Columbia's endowment portfolio yielded a 7.6 percent return in the 2015 fiscal year, the University reported Wednesday. The return brings the total value of the endowment to $9.6 billion as of June 30, the largest in University history.
"Columbia's long-term endowment performance is among the leaders in the field because of the consistency of returns our investment managers have achieved in a wide variety of market conditions over the past decade," University President Lee Bollinger said in a statement. "As a result, the University continues to have the resources we need to compete academically with other great peer institutions that have far larger endowments than ours."
Last year, the endowment generated an investment return of 17.5 percent. But this year, universities' investment performances were depressed by weak returns in the market—both the United States stocks and Treasury markets have seen large swings over the last year.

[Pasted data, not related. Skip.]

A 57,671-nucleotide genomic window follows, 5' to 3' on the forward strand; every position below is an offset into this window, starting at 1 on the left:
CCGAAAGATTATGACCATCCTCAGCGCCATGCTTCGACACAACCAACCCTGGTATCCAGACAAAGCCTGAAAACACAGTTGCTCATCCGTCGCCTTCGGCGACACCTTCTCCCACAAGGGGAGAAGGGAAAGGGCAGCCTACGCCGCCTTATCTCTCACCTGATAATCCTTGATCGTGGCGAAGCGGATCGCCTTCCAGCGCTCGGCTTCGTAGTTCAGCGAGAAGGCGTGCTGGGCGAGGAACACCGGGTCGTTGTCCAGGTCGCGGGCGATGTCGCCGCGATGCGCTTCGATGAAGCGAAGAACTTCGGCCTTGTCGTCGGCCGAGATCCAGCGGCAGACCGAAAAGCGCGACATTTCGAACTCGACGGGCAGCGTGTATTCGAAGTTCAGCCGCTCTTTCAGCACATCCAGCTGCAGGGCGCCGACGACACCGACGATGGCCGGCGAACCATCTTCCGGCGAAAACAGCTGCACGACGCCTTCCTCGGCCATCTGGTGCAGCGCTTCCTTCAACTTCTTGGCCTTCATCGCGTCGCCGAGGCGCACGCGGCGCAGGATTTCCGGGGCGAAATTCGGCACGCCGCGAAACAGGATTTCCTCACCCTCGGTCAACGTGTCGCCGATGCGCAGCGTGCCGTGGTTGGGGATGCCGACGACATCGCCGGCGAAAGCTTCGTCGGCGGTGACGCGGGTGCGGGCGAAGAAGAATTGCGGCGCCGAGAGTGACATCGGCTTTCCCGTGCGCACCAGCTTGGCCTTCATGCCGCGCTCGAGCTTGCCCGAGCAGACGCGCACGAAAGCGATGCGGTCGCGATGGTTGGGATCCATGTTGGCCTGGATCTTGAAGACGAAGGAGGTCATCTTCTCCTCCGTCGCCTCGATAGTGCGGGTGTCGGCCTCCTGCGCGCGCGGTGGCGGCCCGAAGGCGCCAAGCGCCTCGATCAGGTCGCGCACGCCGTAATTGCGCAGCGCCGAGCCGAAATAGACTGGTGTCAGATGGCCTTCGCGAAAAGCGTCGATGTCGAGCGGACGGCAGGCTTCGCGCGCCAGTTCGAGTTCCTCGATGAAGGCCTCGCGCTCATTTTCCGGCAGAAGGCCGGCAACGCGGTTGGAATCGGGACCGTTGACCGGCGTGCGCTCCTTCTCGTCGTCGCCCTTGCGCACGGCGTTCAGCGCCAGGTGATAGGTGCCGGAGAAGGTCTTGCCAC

Anne Sullivan, the University's executive vice president for finance and information technology, was not made available for interview, but a University spokesperson said that there have been no major changes in investment strategy.
The University's investment return this year eclipses Harvard's, whose funds of donated assets earmarked for investment are the largest in the Ivy League. Harvard saw a 5.8 percent investment return on its record-high $37.6 billion endowment.
Several other peer schools posted lower returns. Cornell experienced a 3.4 percent return on its $6.3 billion endowment. Out of all the Ivy League schools, Princeton secured the highest returns on investment with 12.7 percent this academic year, bolstering its endowment to $22.7 billion.
Columbia's endowment, the fifth largest in the Ivy League, has seen strong growth over the last several years. Overall returns on Columbia's endowment investments were 12.3 percent over the past five years and 10.1 percent over the past decade, according to the statement.